"It was a veritable cornucopia of individuals," he said.
Zimmaro credited Roach with forming important relationships with local boat captains who took divers out on charters. The boats included the White Star I, II and III out of Barnegat Light, the Captain Clover out of Beach Haven and the R.V. Atlantic Twin out of Point Pleasant, which was the commercial boat EDA used to dive the Andrea Doria wreck, Zimmaro said. The divers and boat captains shared a symbiotic relationship, because the divers could tell the captains what kind of fish inhabited the wrecks and gave them business during the slow winter months, Zimmaro said. EDA members dove all year, no matter the air or water temperature.
"A dive boat captain never questioned the ability of a diver if they were a member of EDA," Zimmaro said.
The equipment EDA members used was a far cry from the high-tech dive gear of today. Wetsuits were made of rigid black material that often tore and needed to be repaired with rubber cement; their fins were rigid, as were their masks and snorkels. Tanks contained 72 cubic feet of air, a paltry amount compared to what divers use today, Zimmaro said. Equipment was not dependable, and failure was frequent.
"Hopefully you wore a waterproof watch, your Seaview gauge, and you knew the Lord's Prayer," he said.
Roach, who said his favorite wreck to dive is the Ayuruoca, which lies 35 miles off the Barnegat Inlet, has dove several wrecks of submarines including German U-boats, some of which contained the remains of their occupants. While divers are now prohibited from taking artifacts from sunken warships, they were not during EDA's time.
"I'd tell them, "Take anything you want, but don't touch no bones,' " Roach said of U-boat dives with EDA crews.
There were many moments when Roach was frightened, he said. And for good reason: 4 percent of EDA divers perished during their dives, Zimmaro said.
"Anybody that says they weren't scared is lying," Roach said. "Not all the time, but we pushed the envelope."
Divers once got by on rubber suits, gauges and prayer
By DONNA WEAVER Staff Writer, 609-978-2015 (Published: December 1, 2007)
BEACH HAVEN - A crowd of divers and curious spectators packed the Museum of New Jersey Maritime History for a presentation Friday night about early East Coast wreck diving.
Tom Roach and Chuck Zimmaro, who dove with the Eastern Divers Association, or EDA, of which Roach was president, offered a history of the organization - an organization with the motto: "If you can anchor it we can dive it."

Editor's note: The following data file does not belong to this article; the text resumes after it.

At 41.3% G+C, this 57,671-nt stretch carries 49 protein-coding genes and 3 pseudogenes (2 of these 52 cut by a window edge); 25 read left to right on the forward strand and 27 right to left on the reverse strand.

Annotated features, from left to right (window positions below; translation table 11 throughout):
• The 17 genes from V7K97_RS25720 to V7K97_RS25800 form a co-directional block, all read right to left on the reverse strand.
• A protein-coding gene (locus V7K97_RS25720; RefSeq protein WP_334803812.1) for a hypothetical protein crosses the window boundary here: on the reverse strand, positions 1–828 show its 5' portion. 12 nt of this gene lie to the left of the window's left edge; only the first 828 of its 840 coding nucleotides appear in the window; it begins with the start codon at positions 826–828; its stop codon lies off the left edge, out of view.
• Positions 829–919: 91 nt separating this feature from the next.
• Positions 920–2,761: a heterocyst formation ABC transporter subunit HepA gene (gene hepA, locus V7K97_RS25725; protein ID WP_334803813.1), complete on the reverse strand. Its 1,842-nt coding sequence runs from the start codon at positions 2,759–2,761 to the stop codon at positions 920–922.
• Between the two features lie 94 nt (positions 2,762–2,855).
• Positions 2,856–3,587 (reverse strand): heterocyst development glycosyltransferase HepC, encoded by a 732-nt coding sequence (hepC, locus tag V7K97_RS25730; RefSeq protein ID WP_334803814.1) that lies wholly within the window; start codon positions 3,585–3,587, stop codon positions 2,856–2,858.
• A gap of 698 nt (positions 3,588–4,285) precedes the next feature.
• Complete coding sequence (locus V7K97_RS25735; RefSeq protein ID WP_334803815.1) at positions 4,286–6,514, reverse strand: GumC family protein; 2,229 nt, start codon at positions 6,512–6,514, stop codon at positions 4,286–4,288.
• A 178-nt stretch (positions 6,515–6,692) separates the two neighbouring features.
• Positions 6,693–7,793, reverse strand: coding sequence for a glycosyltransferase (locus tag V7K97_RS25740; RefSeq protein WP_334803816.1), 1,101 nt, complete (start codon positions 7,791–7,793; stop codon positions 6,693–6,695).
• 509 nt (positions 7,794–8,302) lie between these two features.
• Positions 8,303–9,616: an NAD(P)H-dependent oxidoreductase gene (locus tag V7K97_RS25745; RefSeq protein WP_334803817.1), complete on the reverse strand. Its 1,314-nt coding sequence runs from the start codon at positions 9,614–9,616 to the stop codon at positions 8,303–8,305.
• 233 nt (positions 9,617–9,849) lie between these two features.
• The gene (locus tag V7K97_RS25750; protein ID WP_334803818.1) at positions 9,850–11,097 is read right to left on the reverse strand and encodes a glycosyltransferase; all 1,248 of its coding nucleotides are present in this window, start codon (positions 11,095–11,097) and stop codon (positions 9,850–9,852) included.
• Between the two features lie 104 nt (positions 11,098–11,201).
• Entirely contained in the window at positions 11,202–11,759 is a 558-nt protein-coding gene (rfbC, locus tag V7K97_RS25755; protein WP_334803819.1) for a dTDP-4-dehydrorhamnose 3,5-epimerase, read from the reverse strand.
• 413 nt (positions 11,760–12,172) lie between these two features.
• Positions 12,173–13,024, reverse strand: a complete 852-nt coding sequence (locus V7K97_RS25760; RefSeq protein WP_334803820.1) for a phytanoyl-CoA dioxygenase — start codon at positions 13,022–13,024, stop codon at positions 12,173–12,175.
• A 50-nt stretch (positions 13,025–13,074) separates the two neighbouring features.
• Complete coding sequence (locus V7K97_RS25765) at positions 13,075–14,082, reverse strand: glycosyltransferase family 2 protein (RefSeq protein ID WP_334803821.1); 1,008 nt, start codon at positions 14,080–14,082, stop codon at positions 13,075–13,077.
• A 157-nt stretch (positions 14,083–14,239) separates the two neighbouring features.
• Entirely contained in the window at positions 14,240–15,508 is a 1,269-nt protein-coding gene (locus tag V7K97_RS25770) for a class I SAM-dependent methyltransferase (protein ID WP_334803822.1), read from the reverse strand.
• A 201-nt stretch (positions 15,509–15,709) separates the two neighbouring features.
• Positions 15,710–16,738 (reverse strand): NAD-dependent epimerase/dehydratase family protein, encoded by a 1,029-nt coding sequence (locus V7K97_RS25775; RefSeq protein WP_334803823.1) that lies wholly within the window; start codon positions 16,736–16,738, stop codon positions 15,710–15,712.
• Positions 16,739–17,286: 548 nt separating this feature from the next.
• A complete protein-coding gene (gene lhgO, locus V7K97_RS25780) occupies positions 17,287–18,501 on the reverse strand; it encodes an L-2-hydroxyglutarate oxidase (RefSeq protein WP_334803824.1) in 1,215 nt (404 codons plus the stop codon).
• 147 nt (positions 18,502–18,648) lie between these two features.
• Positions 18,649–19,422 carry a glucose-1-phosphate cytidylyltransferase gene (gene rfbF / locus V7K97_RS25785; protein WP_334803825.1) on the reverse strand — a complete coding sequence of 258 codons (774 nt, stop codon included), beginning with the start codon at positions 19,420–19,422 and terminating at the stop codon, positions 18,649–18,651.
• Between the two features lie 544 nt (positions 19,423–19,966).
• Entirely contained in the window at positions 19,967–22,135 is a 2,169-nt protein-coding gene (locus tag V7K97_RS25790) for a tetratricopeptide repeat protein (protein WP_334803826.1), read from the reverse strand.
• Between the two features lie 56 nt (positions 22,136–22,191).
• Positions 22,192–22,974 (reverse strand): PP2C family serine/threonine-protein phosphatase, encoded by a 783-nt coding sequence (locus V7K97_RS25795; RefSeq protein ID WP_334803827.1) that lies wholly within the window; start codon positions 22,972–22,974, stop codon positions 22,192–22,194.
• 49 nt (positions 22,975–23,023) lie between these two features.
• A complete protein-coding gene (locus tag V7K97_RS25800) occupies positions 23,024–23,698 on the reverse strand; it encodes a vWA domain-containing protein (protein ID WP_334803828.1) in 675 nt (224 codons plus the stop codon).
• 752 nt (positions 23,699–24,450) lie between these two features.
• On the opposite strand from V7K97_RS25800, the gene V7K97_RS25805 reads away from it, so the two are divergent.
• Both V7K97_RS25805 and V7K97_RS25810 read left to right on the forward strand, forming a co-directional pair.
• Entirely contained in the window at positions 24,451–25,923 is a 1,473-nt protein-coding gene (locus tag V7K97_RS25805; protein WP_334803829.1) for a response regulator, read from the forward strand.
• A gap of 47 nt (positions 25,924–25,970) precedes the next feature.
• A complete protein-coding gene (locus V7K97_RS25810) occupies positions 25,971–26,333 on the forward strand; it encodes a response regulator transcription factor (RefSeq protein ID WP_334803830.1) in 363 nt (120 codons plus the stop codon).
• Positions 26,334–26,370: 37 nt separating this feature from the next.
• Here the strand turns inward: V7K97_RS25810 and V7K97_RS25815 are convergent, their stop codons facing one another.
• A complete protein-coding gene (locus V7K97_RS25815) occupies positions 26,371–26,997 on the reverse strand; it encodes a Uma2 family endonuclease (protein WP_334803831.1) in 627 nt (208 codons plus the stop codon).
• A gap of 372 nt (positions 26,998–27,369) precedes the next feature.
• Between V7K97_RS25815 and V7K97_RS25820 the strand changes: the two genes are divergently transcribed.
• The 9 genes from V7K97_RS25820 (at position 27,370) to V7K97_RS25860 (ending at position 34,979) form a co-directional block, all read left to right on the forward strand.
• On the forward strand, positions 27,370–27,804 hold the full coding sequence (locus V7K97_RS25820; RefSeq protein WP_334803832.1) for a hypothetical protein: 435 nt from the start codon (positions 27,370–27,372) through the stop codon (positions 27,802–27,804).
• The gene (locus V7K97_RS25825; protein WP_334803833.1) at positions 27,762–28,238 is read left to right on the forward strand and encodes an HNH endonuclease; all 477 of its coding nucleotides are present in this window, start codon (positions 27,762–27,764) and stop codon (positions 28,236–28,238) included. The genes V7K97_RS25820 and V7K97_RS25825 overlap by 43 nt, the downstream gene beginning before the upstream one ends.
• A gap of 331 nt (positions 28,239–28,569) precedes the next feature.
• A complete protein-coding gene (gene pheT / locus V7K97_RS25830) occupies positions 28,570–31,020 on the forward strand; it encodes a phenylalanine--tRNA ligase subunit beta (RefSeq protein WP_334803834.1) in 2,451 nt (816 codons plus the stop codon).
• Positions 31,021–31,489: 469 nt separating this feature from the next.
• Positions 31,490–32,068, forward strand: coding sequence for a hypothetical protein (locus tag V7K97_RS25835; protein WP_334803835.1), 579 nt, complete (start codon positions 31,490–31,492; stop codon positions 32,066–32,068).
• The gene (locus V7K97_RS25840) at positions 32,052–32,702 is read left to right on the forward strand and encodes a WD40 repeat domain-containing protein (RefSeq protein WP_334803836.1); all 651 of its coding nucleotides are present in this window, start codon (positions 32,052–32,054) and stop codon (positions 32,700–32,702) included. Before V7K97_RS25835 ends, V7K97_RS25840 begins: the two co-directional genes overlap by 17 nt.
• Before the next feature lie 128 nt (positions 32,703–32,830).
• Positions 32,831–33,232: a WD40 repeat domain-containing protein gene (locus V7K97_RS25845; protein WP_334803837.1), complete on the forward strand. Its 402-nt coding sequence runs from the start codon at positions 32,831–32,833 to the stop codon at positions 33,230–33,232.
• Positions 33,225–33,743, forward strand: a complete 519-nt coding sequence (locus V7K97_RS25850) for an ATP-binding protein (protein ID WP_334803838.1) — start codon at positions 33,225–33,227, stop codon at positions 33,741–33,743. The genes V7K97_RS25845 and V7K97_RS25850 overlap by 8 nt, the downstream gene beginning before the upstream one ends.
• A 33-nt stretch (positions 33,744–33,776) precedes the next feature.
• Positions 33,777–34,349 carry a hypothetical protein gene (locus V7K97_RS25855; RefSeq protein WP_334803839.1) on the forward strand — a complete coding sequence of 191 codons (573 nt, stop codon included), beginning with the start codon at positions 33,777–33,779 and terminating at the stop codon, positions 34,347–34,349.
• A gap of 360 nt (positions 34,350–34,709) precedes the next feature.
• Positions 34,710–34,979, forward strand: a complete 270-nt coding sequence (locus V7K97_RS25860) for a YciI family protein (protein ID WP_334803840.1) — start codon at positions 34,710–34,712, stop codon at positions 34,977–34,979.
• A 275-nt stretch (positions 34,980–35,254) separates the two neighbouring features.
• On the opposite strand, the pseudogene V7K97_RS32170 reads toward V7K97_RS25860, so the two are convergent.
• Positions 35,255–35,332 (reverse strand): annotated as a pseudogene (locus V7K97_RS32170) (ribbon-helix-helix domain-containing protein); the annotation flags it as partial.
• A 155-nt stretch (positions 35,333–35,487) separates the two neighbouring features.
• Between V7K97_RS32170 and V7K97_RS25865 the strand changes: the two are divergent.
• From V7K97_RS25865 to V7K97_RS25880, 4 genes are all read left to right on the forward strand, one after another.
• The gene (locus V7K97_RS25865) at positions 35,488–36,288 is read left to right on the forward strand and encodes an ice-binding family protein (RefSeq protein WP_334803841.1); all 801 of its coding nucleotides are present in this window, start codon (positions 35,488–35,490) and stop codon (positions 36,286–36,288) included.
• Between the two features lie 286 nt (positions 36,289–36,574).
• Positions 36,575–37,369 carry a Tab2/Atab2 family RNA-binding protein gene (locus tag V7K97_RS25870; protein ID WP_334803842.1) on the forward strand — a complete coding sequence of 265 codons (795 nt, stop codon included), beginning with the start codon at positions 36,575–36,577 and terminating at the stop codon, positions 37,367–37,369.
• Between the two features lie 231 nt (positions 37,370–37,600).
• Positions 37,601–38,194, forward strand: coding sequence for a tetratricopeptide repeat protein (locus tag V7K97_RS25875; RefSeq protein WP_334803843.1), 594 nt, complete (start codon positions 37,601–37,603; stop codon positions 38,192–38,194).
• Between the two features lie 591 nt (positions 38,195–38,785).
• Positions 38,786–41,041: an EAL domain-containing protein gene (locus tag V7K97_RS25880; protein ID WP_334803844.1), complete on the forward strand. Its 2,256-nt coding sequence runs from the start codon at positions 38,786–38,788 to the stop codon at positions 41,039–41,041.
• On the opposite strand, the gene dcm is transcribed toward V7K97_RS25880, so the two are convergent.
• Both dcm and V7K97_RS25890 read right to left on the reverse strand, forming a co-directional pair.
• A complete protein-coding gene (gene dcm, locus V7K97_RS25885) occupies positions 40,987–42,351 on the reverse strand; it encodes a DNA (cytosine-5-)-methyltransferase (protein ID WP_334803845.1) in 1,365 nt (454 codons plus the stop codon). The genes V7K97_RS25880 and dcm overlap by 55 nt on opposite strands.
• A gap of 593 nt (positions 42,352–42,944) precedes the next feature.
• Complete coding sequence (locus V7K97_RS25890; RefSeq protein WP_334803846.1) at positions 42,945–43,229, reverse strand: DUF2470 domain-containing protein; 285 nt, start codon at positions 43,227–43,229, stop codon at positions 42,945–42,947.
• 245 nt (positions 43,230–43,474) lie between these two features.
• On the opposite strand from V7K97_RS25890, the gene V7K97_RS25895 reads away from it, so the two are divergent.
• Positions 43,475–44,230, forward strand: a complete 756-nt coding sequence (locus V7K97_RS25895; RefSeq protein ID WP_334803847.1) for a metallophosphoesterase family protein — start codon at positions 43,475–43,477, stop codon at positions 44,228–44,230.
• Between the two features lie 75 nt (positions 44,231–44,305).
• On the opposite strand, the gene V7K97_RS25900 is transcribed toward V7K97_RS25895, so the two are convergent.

"In the 1970s there was a cigarette ad that said, 'You've come a long way baby.' Well, so has diving come a long way," Zimmaro said.
It had meager beginnings, especially when it came to equipment.
Diving suits were made of rigid black rubber that was constantly breaking and was repaired with rubber cement.
"There were no flexible color snorkels; the only color to choose from was black. We had two hose regulators that had brass parts, and plastic parts were not available till the mid 1970s," said Zimmaro.
The silicone equipment divers use today was not available until the 1980s, according to Zimmaro.
"There was also no such thing as an integrated weight system; you used a seaview gauge and wore a waterproof watch, and of course you knew the Lord's Prayer," Zimmaro said.
On a table behind Zimmaro and Roach were artifacts and equipment from EDA's diving days.
An 80-pound telegraph from the Resor wreck of 1942 was one of the artifacts brought up by Roach on a dive in the 1970s, he said.
"I found the telegraph and I was holding and fell on the ground between my feet and through the catwalk. I was on my third dive of the day and had to get up so I went below, found it, put it face down and covered it until I could come back," Roach said.
Roach is lending the telegraph for display at the museum, he said.
The EDA was founded in 1965 and existed until 1979 - from 15 years after the Korean War and through the Vietnam War, Zimmaro said. In 1971 the group had 215 dives under its belt and by 1976, 1,200 dives under Roach's presidency. Nearly 4 percent of the EDA divers died during their dives, Zimmaro said.
"At that time it would be the same as if you all were diving with vets from the first Gulf War and guys that just came back from Iraq last month," Zimmaro said.
The organization was made up of members who were Army paratroopers, chief executive officers, Navy corpsman, an Air Force tail gunner, a fire department captain, two civilian pilots, a funeral director, an underwater narcotics officer from Newark, a dentist, two teachers and two lawyers.
Diving members of the EDA were also responsible for clearing the wreck of the Norwegian tanker Stolt Dagali in 1964, just three weeks after the vessel went down off the coast of Point Pleasant.
The divers cleared the wreck of nets to avoid dangerous conditions and found there were drawers with documents inside, a crewman's record player and telephone, a tube of Norwegian toothpaste and a 20-pound lobster living in the wreck.
"Divers are authentic time travelers; when a ship goes down, time stops for that ship," Zimmaro said.